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You want to wash the metal surface with Chlor-Rid before painting, and again after priming. Go to www.chlor-rid.com. Chor-rid is a watery solution that combines with the salts on the metal surface and removes the oxygen in those salts. Metal needs oxygen to rust, and so if you remove the oxygen, you kill the potential for rust. It also lasts a pretty long time. We are washing the metal on the Moloka'i Strait vessels with Chlor-rid when necessary to kill the rust. It really works.

Eric
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  #6  
Old 10-12-2004, 10:01 PM
MikeJohns MikeJohns is offline
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Eric
I had a quick look at the site.
Do you know what the active chemical is? is it just another phosphoric acid rust converter?

I've always have excellent internal results simply using a cold galv primer as the first coat before good mastic epoxy top coats. Some of these jobs are 20 years on and still no problems. Even where there is available oxygen below the paint, once it is used up no more corrosion occurs providing the paint seals it off. This has worked well on shoreside cranes that we maintain too.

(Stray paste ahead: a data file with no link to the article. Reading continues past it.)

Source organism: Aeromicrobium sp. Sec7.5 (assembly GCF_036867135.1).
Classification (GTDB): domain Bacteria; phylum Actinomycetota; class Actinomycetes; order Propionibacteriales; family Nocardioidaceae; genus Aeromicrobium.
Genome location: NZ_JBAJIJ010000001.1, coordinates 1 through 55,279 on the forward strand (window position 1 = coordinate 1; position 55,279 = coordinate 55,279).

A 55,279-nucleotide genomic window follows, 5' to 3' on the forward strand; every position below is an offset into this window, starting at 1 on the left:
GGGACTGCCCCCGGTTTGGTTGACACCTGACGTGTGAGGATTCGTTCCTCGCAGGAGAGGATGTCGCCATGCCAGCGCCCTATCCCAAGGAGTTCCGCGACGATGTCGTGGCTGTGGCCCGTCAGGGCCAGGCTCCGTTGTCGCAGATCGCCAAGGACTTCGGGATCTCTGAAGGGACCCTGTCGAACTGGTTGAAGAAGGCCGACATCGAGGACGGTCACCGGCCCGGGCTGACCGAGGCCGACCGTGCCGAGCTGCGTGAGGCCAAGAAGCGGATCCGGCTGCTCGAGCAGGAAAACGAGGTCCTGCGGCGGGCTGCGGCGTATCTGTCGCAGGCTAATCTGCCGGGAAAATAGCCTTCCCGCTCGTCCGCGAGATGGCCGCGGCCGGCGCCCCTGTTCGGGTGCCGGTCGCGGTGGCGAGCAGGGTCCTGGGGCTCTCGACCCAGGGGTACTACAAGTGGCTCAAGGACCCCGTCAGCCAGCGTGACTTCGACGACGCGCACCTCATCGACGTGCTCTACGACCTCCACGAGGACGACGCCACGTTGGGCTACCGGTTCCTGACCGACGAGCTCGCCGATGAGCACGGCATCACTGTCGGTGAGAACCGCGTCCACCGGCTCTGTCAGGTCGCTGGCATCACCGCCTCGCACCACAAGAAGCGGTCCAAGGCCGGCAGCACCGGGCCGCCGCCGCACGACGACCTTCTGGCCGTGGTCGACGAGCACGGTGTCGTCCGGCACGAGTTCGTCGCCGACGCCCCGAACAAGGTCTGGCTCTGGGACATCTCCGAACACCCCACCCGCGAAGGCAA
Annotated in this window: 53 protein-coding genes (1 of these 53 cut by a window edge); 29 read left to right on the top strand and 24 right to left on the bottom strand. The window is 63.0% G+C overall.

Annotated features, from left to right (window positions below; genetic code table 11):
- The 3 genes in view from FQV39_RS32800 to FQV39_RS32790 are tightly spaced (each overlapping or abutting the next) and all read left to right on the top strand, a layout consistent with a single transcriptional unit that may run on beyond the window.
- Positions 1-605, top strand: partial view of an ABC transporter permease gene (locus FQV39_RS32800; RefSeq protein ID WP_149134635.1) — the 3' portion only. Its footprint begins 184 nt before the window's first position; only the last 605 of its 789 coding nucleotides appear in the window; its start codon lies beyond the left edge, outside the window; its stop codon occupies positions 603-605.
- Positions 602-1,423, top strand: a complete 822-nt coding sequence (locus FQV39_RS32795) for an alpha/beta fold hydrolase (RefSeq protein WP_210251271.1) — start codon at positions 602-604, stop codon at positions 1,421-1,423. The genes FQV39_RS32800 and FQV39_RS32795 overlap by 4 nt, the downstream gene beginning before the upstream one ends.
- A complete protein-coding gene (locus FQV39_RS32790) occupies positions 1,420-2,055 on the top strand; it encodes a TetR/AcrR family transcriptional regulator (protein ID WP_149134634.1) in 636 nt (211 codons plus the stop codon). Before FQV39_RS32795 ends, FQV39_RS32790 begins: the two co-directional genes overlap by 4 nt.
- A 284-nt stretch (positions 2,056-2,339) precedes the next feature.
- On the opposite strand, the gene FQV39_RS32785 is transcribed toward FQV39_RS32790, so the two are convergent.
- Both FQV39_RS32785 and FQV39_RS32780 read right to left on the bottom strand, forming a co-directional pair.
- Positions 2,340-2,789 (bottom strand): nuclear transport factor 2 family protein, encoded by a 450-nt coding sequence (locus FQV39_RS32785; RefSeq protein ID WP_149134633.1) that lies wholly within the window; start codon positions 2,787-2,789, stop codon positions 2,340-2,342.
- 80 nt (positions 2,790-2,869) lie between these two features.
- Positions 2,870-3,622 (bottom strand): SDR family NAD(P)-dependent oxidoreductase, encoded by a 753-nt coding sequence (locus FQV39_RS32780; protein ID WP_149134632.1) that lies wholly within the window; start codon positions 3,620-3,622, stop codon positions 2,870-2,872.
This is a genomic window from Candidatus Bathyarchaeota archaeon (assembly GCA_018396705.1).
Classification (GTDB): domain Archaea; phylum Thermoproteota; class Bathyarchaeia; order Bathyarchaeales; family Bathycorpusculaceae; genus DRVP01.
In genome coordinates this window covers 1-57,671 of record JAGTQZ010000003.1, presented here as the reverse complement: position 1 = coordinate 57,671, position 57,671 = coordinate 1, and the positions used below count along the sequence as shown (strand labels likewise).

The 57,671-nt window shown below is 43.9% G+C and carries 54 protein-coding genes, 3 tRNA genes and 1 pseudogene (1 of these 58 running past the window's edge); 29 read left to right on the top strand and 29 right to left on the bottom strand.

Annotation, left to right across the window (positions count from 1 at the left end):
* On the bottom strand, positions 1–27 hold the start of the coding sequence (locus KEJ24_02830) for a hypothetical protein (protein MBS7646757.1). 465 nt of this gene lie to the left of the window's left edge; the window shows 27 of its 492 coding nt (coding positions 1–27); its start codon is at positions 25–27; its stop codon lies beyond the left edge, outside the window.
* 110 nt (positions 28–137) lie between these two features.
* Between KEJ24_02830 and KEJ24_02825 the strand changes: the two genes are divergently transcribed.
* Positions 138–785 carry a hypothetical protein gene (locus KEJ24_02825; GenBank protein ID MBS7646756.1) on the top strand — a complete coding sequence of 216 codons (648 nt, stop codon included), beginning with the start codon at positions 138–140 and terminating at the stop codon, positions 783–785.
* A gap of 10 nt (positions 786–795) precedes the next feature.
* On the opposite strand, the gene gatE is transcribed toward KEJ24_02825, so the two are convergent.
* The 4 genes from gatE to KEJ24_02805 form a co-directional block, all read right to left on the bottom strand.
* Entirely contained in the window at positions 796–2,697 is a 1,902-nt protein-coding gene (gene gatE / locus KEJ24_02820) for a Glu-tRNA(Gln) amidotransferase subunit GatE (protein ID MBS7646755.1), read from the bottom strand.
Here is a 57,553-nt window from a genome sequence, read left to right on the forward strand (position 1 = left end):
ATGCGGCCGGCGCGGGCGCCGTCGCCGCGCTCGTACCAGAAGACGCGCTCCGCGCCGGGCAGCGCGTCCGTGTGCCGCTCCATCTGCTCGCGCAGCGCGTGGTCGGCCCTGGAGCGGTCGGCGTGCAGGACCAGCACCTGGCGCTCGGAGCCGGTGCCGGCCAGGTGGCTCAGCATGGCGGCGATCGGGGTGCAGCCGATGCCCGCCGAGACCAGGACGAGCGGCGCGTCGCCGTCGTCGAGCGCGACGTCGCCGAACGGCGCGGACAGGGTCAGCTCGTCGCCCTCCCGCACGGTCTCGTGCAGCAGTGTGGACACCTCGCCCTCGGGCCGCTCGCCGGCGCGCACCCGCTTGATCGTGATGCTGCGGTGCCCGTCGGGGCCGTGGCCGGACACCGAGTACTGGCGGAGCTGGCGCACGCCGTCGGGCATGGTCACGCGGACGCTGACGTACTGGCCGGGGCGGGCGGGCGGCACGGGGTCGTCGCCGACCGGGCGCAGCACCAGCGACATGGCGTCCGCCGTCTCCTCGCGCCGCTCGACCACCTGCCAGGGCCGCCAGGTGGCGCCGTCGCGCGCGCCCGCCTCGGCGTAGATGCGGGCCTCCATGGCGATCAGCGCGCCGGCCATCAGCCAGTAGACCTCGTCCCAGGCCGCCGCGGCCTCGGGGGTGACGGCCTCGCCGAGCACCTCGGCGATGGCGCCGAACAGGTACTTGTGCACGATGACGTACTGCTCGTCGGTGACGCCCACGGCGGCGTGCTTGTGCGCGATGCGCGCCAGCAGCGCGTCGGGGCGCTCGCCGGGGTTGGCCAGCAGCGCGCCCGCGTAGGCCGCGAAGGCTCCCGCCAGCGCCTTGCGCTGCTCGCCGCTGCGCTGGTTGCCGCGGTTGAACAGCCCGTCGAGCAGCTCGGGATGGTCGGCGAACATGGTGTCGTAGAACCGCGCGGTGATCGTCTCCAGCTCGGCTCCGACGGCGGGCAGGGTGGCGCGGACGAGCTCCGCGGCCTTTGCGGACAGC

We have seen a lot of claims for sandblast free paint systems that have never worked well over the years and I get a bit shy of wonder chemicals.

In reply to Fred
Flat bar gets too unwieldy in large boats you can considerable reduce the mass by using a T for the same strength. Also access behind the frame is ok when it's a big boat the frames are larger too.
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  #7  
Old 10-13-2004, 10:02 AM
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Eric Sponberg Eric Sponberg is offline
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Mike,

Unfortunately, I do not know what the active chemical is--I moved about a year ago to Florida here, and I think my Chlor-Rid manual is still packed away somewhere. I am still looking for it, and it might be able to answer that question. Chlor-Rid was developed for the US Navy who uses it a lot. It has only recently become commercially available.

Certainly, careful priming and overcoating with mastic epoxy is a proven method that works. As you know, the success is in the care of details--get every little spot in the boat so that there are not tiny bare areas open to the atmosphere.

Eric